• The unemployment rate has been at 9% or higher for 21 months
  • Normally, when a decrease in the unemployment number happens without a very large number of new jobs it means people have dropped out of the count, but that isn’t the case this month – this is odd (504,000 people did drop out though)
  • The labor force
    participation rate is 64.2% (66.5% is average to good) – relatively unchanged
  • The employment to population ratio is 58.4% – relatively unchanged from 58.3% last month
  • The
    U-6
    report, which is a broader group to count (workers who are part
    time but want to be full time and discouraged worker), dropped to 16.1% from 16.7%.
    This reflects an even greater decrease seen in the overall unemployment rate (9.0% from 9.4%)
  • PMI,
    a measure of manufacturing pace, is 57% and the 20th consecutive
    month of readings over 50 percent. Anything above 50% means the
    machines are running
  • Service sector activity rose to 59.4%, up from 57.1% last month. It was the 14th straight month of growth and the highest reading since August 2005
  • 2010 fourth quarter productivity is reported at 2.6% and annualized at 3.6%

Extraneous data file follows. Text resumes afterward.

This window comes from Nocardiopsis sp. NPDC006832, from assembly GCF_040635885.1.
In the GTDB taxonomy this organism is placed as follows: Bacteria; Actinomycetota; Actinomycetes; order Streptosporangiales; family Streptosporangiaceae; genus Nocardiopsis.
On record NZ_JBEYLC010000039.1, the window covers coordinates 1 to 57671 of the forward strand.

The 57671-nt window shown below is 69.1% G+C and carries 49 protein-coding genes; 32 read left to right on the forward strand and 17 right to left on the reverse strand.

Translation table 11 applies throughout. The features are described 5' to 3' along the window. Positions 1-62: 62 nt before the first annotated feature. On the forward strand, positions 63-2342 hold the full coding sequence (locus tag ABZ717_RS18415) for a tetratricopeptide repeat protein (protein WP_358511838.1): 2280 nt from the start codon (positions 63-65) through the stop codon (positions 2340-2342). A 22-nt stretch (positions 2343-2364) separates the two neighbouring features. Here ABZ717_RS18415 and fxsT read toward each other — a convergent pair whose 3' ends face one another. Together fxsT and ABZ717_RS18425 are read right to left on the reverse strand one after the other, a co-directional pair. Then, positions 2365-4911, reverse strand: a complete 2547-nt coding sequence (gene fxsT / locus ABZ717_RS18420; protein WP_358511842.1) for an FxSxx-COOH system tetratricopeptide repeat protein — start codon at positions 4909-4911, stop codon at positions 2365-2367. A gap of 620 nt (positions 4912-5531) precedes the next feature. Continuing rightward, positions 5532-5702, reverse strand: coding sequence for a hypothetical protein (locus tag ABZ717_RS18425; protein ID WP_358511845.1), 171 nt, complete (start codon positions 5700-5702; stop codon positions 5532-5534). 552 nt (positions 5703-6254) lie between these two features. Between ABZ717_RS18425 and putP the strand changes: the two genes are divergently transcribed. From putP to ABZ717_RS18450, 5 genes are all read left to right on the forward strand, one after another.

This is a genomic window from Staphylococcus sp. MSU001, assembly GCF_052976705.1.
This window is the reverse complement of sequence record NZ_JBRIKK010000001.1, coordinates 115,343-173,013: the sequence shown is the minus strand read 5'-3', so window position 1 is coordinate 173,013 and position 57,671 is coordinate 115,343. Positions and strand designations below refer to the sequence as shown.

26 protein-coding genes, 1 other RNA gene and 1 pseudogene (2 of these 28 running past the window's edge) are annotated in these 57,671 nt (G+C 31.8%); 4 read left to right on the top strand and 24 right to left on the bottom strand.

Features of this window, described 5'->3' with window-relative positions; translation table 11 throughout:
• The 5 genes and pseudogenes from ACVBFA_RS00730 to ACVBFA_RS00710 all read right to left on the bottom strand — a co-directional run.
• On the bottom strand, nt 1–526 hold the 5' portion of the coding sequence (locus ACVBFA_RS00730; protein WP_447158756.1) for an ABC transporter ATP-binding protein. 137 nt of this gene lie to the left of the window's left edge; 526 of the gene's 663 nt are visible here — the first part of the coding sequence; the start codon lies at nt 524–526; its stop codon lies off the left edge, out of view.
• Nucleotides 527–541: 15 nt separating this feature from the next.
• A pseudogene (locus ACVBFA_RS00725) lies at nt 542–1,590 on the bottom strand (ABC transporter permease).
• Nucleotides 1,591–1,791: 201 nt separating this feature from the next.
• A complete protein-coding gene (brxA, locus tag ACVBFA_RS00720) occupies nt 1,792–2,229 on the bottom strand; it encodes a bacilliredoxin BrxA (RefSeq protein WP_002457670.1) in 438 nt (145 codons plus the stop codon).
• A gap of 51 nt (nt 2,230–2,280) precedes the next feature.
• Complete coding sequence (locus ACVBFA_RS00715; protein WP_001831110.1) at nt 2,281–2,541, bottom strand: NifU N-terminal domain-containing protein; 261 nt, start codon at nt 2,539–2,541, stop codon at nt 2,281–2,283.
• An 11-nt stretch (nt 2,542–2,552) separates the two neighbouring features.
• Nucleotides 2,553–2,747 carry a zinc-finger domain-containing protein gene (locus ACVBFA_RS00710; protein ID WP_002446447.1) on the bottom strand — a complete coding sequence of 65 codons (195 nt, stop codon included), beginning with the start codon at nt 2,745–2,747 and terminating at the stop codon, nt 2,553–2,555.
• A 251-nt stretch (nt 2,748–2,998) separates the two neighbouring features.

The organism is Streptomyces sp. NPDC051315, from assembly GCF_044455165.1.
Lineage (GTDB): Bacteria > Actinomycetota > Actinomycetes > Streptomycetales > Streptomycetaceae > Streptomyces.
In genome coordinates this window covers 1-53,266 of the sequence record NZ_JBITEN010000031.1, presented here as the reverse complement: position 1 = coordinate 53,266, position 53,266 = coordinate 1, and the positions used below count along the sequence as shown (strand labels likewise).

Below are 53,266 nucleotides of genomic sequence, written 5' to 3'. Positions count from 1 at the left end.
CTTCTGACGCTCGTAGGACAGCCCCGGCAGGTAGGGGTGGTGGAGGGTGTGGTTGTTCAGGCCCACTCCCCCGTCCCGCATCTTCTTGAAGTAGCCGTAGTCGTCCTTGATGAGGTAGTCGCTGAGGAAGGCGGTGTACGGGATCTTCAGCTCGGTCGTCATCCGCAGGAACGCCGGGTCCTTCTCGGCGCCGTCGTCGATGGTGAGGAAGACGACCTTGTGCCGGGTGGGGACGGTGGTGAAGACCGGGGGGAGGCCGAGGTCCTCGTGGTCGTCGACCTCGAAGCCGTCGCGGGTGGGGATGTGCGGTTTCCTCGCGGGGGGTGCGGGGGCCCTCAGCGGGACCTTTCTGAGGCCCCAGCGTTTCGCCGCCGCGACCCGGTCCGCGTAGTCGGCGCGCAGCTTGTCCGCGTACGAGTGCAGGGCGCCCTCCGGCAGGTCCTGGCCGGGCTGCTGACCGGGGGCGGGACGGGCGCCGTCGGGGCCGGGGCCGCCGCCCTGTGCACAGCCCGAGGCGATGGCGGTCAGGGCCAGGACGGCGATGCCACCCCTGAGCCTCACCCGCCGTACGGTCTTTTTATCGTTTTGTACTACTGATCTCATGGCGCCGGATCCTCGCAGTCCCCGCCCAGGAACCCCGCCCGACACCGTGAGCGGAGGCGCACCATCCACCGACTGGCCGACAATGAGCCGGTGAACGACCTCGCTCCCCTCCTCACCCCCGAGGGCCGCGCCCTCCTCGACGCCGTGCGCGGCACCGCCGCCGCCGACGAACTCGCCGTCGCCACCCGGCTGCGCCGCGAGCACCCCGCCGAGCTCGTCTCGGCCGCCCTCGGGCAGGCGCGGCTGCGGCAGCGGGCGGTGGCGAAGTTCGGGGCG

Specific Segment Job numbers:

  • Manufacturing gained 49,000 jobs
  • Construction lost 32,000 jobs
  • Retailers gained 27,500 jobs
  • Leisure and Hospitality Services lost 3,000 jobs
  • Government sector lost 14,000, Federal lost 2,000
  • Education and Health Services grew by 13,000 jobs
    • Health Care and Social Assistance grew by 12,900

  • Professional and Business Services grew by 31,000
    • 11,400 jobs lost in Temporary Help (had been gaining for several months)

Wage (can be revised):

  • The average weekly paycheck (seasonally adjusted) is $645.96 – an increase of $1.42
  • The average hourly earning (seasonally adjusted) is $19.34
  • Average
    weekly hours and overtime of production and nonsupervisory employees on
    private nonfarm payrolls by industry sector, seasonally adjusted is
    33.4 hours

Bureau of Labor Statistics

Job Report Stats Summary

An Interview with Dan Pink and the NEXT Speaker Series